Although latex is a fun fashion material, some people have acquired some sensitivity.
Latex allergy is not uncommon. Latex, or rubber, is a natural product made from the milky sap of rubber trees.
A person allergic to latex is a person very sensitive to the substances present in natural latex and who suffers an adverse reaction in contact with the material. The thin and elastic latex rubber found in gloves, balloons, and condoms contains high levels of this protein and is more allergenic than other rubber products.
The cause of latex allergy in humans is unknown. But frequent exposure to latex for a long time may reveal symptoms. Rubber gloves are now the main source of latex allergy. Other products such as tapes, bandages and most medical equipment also use latex.
Symptoms of latex allergy
The symptoms of latex allergy may begin mildly and become a serious allergic reaction. Allergic reactions to latex occur in three stages:
· Irritant contact dermatitis: this is a mild allergic reaction to latex sensitivity. The usual symptoms are dryness, burning, peeling and itchy skin.
· Allergic contact dermatitis: this is a more persistent latex allergy attack. Symptoms of dryness, itching, burning and peeling of the skin also appear, but they spread to other parts of the body and the burning sensation is very serious.
· Immediate allergic reaction or hypersensitivity to latex: this is the worst case of allergic attack to latex. Symptoms appear as allergic rhinitis, with frequent sneezing, runny nose, sinusitis and watery eyes. Then, conjunctivitis is deposited in the eyes, hives and causes severe itching. This step is quite rare, but if left untreated, the attack of a latex allergy can turn into a complete anaphylactic shock and can cause death.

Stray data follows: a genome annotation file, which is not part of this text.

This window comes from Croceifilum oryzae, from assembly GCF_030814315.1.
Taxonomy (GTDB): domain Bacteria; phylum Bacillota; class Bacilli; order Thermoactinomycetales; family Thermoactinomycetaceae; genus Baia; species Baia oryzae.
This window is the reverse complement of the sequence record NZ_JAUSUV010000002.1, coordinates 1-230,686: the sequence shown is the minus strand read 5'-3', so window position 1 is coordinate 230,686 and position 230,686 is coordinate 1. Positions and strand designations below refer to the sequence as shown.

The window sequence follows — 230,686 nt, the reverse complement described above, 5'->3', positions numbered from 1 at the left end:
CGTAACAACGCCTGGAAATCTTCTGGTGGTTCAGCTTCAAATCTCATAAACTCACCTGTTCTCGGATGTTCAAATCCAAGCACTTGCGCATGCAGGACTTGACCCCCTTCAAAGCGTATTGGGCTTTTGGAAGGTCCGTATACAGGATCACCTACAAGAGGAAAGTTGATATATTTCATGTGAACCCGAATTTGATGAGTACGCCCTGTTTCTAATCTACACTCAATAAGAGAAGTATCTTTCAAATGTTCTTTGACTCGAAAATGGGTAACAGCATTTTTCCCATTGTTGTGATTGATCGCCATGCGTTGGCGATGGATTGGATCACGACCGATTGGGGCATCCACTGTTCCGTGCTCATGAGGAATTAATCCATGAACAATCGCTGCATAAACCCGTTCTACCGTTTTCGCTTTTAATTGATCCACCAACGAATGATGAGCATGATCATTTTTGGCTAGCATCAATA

Latex allergy treatment
Getting treatment for latex allergy attacks is done by immediately eliminating the cause of the allergic reaction. Some medications can be used to relieve itching and swelling of the skin, depending on the degree of symptoms. For anaphylaxis, the only treatment is a dose of epinephrine.
Latex allergy extends not only to rubber products but is also present in food. Rubber contains proteins that are also found in food. That is why a person allergic to latex can be confused with a food allergy. Foods that contain similar gum proteins are bananas, avocados, kiwis, chestnuts and tomatoes.
Latex allergy prevention
Latex allergy attacks can be prevented by avoiding contact with rubber or natural latex, using gloves without dust or latex, avoiding areas riddled with latex (such as the hospital) and following a fruit-based diet.
For now, there is no known treatment for latex allergy symptoms. The only way to overcome this allergic reaction is to follow the advice of your doctor and keep your environment free of latex.
One last reminder for anyone allergic to latex. If you think you have diagnosed a doctor, be sure to wear a medical alert bracelet. This will alert hospital staff in your state and prevent you from using latex products to take care of yourself.
It really isn’t fun when you have an allergy. The best way to deal with such conditions is to avoid allergens and maintain a healthy lifestyle.